In all of the things Tchivijian is on the mark but there are concerns:

1. He often makes unbalanced statements such as.

“Grace doesn’t make demands, it just gives” (p. 33). Yet God makes demands, for example, after detailing God’s grace in Ephesians 1-3 Paul immediately writes, “I implore you to walk in a manner worthy of your calling” (4:1).

He quotes Steve Brown claiming that children who run from grace always come back (p. 57). Really? Always?

We apparently will never be grateful because we are told to be (p. 153), yet does not God command us to be thankful (Col 3:15-17)? Did the Lord not know that commands are bad motivators and produce legalists?

The author claims grace got Jesus killed (pp. 170-174), but the Gospels present other motives, such as claiming to be God, challenging the power structure in Israel, and exposing the sins of spiritual leaders.

His claim that “moralism will produce immorality” (p. 193) is a strange and unprovable comment.

His statement that “only unbelief is called sin by Christ” fails to note Jesus’ condemnation of many sins (see Matt 5-7, 23). Others could be cited but these communicate the idea.

2. Tchividjian forces grace into biblical accounts where better explanations are at least debatable. Was it really on the basis of grace, as the author claims, that the Prodigal Son was given his inheritance (p. 42)? And does God forgive unconditionally—without repentance (p. 175)? First John 1:9 seems to contradict this when it lays down the condition of confession for forgiveness.

3. Attempting to explain or define grace is a problem it seems (see pp. 103-104), so the author most often turns to examples from his experience and many of these examples give us deep pause. Tchividjian believes it was grace to give his disobedient son his phone back after open defiance (pp. 160-162), and it was grace for a friend to buy his son a new car after he got drunk and wrecked his old one (pp. 164-165). And it was grace for his father to give him blank checks to fund his rebellious lifestyle as a young man (p. 56). Whether these are examples of grace or bad judgment could be debated, but of course in these stories all turned out well. However, this is basing our actions on pragmatism not Scripture (pp. 186-187). And in what world are Mel Gibson and Bernie Madoff examples of those whom God has pursued to give His grace (p. 132)? In this regard it was sad to see [COLOR=Green]Tchividjian trot out Brennan Manning as a champion of grace[/COLOR] (pp. 43-44, 210, 226). For the author to even consider Manning, a former Roman Catholic priest, a Christian calls into question his understanding of the gospel.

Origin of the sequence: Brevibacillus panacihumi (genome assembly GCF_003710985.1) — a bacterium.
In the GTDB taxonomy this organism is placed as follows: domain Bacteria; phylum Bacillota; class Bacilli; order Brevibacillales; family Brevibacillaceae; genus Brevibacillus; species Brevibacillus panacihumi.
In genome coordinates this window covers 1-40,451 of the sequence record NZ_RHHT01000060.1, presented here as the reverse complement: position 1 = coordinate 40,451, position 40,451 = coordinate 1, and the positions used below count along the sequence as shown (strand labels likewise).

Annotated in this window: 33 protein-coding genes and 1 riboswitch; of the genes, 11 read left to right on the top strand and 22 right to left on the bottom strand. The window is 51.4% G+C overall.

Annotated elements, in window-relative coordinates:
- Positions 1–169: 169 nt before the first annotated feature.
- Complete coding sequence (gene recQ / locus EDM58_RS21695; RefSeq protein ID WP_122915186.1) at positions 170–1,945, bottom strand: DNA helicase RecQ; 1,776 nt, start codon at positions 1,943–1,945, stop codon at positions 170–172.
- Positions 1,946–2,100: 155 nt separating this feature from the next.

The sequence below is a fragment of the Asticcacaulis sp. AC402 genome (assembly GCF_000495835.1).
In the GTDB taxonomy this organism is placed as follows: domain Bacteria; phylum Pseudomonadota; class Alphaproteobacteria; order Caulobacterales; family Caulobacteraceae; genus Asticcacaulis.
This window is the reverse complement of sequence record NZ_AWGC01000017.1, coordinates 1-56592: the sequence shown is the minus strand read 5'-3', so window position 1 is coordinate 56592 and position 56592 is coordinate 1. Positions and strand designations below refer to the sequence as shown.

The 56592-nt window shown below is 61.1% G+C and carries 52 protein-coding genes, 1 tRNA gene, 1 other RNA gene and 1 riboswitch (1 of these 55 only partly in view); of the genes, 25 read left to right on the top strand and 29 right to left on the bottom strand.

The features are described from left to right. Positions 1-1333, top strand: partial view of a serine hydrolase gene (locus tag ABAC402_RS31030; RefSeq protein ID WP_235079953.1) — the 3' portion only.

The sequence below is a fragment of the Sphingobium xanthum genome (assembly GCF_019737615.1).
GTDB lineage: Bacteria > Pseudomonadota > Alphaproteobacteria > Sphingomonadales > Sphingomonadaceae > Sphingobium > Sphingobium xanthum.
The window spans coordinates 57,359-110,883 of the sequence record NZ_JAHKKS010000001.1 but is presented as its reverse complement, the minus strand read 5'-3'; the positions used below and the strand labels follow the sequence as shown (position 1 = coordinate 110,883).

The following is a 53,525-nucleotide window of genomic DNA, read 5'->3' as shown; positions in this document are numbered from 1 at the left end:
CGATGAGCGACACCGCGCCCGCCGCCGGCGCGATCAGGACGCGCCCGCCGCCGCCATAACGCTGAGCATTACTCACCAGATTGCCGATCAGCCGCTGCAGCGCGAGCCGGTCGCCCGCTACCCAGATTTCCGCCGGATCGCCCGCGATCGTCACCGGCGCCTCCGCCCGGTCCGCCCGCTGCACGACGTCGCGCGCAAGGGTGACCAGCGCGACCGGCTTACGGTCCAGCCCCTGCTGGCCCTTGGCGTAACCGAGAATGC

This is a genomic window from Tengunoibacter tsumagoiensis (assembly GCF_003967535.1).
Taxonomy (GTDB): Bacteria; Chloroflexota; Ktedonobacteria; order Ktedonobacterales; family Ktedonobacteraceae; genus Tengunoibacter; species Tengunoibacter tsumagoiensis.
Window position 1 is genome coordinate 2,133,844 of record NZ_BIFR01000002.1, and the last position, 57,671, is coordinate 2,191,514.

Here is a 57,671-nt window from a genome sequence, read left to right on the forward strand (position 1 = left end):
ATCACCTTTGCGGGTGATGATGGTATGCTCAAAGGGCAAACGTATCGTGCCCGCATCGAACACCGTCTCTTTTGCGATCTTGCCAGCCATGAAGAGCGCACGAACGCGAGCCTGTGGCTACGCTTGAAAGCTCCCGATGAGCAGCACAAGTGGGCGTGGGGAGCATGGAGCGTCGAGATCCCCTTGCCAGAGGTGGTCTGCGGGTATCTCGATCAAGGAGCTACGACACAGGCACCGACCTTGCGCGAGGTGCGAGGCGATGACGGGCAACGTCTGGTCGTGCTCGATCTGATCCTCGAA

4. Tchividjian makes a number of excellent observations about law, especially offering Machen’s quote “A low view of law always produces legalism—a high view of law makes a person a seeker after grace” (p. 96). And he rightly shows that law cannot heal us spiritually, rather it exposes us and informs us of God’s nature. But if God’s commands backfire and actually provide the opposite of their intention has God failed when He makes demands? This is at least implied in Tchividjian’s comments concerning God giving the law to Israel, Jesus demanding his disciples to take up their cross, Paul’s criticism of the Corinthians, and even the initial prohibition to Adam and Eve (pp. 86-87). Doesn’t the Lord understand law and human nature? The author does not sufficiently address this.

5. This leads to perhaps the most glaring weakness of One Way Loveit is not based on careful biblical exegesis. Very little scriptural analysis is found, and most of the passages cited are not handled well. Philippians 3:7-9 (p. 145), John 3:20 (p. 147), James 4:1-2 (p. 151) and Romans 5:8 (p. 175) are used but none carries the freight the author wants it to handle. By taking scriptural passages out of context, rather than carefully examining the pertinent texts, Tchividjian manages to reduce every problem to law and find every solution in grace. This reductionism leaves out a vast storehouse of truth while narrowing the Christian life to grace, and grace alone.

6. This is all the more frustrating because Tchividjian sees even attempts at “application” as legalism, therefore he refuses to give us some “how-to’s” in order to experience grace because he fears he would be taking us back to law (pp. 154-155). He has boxed himself into a “grace” corner and he cannot find a way out.

I was conflicted when I read One Way Love. Tchividjian is spot-on concerning much of his analysis. Yet he lacks a balanced, biblical understanding of the sanctification process perhaps because he attempts to filter Scripture through his own experience. At any rate since the author does not make a sound argument drawn clearly from Scripture, his ideas need to be carefully challenged with an open Bible. Followed at face value many of these ideas will lead to an unbalanced Christian life.

Reviewed by Gary E. Gilley, Pastor-teacher, Southern View Chapel

http://www.svchapel.org/resources/book-reviews/4-christian-living/870-one-way-love-inexhaustible-grace-for-an-exhausted-world-by-tullian-tchividjian-colorado-springs-david-c-cook-2013-236-pp-paper-14-99